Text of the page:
Footage Is Footage

A few months back, I was the guest on Judy Kerr‘s web-based series Acting Is Everything (yes, a web-based series that accompanies her essential book) and we talked a bit about demo reels and whether actors could — or should — create footage for their reels or only stick to professionally-shot, “legitimate” clips of their work. I believe those roads intersect, if the footage you create is professionally shot. And in the era of YouTube, your clips could easily be seen by more people than might ever lay eyes on pilots that don’t “go.”

So, if you’re sure you’ve got the talent and that all anyone needs to do in order to take a chance on you is see the goods, it might be time for you to consider a DIY approach to getting your demo reel done. Heck, even if you have good footage, perhaps it’s just one great scene and a bunch of outdated, one-liner stuff that isn’t serving you today. And remember; if it’s not getting you work, it’s costing you work. If you’ve decided that you’re ready to take your reel to the next level (or to create your first “real” reel), let’s jump into some tips on how to get it done right, as poorly-produced footage could actually be worse than having no footage at all.

Enlist Help

That student filmmaker you adored? You know, the one who you said will be the future “it kid” of Hollywood? Ask him to shoot your scene. Or the theatre director who totally gets you. Pair her with your favorite DP who’s looking for more tape for his reel and you may have something really magical! Even if you don’t hire someone to professionally direct your scene (and I really recommend that you do), get your finished footage in front of pros whose opinions you trust before you start handing out copies of your reel all over town.

One savvy young filmmaker friend of mine handed me a copy of his latest film (rough cut) at a party last week. He then emailed me a link to a survey about the film. It was simply brilliant: Watch my rough cut, tell me what to fix. No ego, no drama, no pressure. Awesome. He’ll take the data from these anonymous survey results and make a better finished product. And he’s conducting this research before putting the film in front of film festival screeners whose willingness to guide him to a better finished product will be nonexistent.

Use Original Material

If you can’t use original material, use obscure material. And if you can’t use obscure material, make the material you do use totally your own. Add lines. Improvise. Turn a four-person scene into a two-person scene (I did this kind of editing to a scene we used in our showcase last month and it worked so well that the writer thanked me for the punch-up). No one needs to see a scene that we know by heart on some up-and-coming actor’s demo reel. No matter how “yours” you make it, you will never make us forget the actor who received an Oscar nomination for originating it.

Cast Yourself Correctly

Cast yourself as the industry would cast you. Yeah, I know, your biggest, highest-profile role to date has been a two-line co-star on According to Jim, but what I’m talking about doing here is giving yourself a lead-feeling role in the exact type category in which you would be cast, if you were to score a lead role today. This is not the time to stretch your range or flatter yourself into believing you’re a dashing leading man when you’re always gonna be, “Hey, it’s that guy!” Find material in which “that guy” gets some really great lines and show us you doing what you do best (and what you’re most likely to be hired to do, again and again). We’ll eat it up. We’ll get you.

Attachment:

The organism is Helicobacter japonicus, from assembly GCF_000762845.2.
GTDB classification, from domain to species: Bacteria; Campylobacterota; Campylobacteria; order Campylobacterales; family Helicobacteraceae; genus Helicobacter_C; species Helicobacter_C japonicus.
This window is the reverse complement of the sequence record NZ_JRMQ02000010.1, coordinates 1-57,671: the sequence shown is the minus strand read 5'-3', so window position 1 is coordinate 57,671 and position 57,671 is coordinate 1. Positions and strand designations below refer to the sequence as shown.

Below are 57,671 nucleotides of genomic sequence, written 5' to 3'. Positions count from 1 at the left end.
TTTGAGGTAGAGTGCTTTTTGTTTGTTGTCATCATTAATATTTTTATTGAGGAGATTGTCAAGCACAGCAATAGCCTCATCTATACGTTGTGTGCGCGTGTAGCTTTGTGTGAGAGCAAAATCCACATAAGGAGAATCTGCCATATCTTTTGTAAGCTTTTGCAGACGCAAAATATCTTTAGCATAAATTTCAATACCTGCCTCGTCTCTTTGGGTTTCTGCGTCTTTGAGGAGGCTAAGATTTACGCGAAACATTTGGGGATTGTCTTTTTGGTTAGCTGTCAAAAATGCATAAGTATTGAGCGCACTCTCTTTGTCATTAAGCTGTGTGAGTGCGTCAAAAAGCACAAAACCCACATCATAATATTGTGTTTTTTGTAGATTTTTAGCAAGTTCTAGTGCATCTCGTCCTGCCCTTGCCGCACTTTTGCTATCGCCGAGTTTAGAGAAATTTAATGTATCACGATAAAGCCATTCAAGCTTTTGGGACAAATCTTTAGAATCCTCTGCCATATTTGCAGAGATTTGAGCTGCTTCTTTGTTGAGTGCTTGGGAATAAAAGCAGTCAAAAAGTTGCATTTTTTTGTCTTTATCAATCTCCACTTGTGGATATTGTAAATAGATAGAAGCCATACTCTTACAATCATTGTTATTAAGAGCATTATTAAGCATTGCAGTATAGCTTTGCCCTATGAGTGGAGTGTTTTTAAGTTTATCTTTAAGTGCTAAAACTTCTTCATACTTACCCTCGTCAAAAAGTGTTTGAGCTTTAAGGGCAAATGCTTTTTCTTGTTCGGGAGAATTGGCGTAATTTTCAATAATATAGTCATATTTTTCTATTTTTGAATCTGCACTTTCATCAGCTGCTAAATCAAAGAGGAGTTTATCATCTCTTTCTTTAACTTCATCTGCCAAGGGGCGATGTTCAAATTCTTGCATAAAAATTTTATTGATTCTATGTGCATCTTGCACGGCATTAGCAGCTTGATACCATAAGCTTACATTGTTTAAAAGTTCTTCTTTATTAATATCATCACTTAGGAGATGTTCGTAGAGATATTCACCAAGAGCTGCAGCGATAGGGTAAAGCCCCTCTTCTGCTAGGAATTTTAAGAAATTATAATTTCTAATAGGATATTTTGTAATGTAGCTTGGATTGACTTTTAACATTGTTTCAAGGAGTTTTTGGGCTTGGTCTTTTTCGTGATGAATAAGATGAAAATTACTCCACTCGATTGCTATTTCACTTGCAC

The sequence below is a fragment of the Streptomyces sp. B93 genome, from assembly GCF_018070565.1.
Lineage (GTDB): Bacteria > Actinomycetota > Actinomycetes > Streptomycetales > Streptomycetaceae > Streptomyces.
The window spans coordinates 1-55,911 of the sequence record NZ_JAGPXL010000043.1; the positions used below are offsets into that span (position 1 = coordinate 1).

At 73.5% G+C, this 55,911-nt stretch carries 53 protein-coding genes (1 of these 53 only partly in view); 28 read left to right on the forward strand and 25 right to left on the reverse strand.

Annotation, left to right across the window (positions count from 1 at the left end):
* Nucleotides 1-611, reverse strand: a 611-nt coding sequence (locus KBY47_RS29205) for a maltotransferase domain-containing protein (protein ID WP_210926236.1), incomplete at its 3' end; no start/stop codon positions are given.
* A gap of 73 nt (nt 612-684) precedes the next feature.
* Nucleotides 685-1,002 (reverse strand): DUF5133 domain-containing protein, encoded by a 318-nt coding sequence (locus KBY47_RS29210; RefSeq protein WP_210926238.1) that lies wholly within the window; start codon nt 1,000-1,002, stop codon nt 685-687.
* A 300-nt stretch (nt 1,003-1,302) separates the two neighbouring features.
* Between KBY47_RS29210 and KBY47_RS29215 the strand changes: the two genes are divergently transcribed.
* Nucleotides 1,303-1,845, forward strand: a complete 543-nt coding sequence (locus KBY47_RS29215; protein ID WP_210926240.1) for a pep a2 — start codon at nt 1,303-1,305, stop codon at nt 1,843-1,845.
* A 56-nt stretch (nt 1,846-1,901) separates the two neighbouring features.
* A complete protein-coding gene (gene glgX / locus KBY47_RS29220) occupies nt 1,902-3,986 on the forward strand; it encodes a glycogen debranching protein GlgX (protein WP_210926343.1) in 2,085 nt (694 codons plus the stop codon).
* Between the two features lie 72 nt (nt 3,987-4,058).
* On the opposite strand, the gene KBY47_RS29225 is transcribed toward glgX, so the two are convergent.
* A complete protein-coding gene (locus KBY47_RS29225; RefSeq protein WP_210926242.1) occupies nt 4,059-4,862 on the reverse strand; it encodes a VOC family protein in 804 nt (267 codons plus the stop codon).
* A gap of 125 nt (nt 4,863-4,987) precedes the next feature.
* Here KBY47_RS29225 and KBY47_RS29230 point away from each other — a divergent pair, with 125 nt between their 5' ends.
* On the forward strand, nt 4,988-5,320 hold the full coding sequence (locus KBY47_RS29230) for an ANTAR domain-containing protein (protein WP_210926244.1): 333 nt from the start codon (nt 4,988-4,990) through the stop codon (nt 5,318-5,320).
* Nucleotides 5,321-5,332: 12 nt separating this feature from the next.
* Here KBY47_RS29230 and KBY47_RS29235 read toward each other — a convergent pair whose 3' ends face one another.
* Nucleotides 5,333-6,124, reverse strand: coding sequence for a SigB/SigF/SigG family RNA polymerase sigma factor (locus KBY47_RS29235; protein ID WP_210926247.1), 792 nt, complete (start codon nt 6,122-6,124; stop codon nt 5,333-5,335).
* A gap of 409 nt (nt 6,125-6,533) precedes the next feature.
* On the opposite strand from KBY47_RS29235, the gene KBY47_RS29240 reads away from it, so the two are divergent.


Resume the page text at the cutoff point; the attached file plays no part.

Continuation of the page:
Pay Attention to Production Values

I’ve said it before, but I’ll say it again: Make sure the sound quality is fantastic. Make sure everything is well-lit. Yes, it’s about the performance, but if I’m distracted by crappy sound quality and poor lighting, I’m not going to pay attention to your acting, and that’s not good. It’s like test-driving a great little used car. It’s awesome. It has low mileage. It runs like a champ. But it’s got this huge gash on the hood and you can’t take your eyes off it. Yeah, you should probably still buy the car: It’s at a great price, it’s certified and under warrantee, and you can even fix the physical flaw… but as you’re making your decision, you keep thinking about that flaw. Unfair? Yes.

Why It Doesn’t Really Matter Where Your Footage Came From

We can’t tell. Let me qualify that. If it’s done extremely well, we can’t tell if it’s footage from an unaired pilot, an Internet series, original programming for a cable network, or a clip from an indie film! And if what we’re hoping to do is assess risk (which, c’mon, is exactly what we’re hoping to do, if we don’t already know your work and we’re looking at your demo reel), all we really need to know is your primary type, how you’re most castable, whether you’re right for a particular role, or if we want to meet you to learn what else you can do. Sure, we will want you to trade out self-produced footage for “the real thing” when that becomes available, but until then, we want to know your work!

Remember, your demo reel is the trailer for the feature film that is you. Make it memorable. Make it fantastic. Leave us wanting more.


Bonnie Gillespie is living her dreams by helping others figure out how to live theirs. Wanna work with Bon? Start here. Thanks!


Originally published by Actors Access at http://more.showfax.com/columns/avoice/archives/000720.html. Please support the many wonderful resources provided by the Breakdown Services family. This posting is the author’s personal archive.

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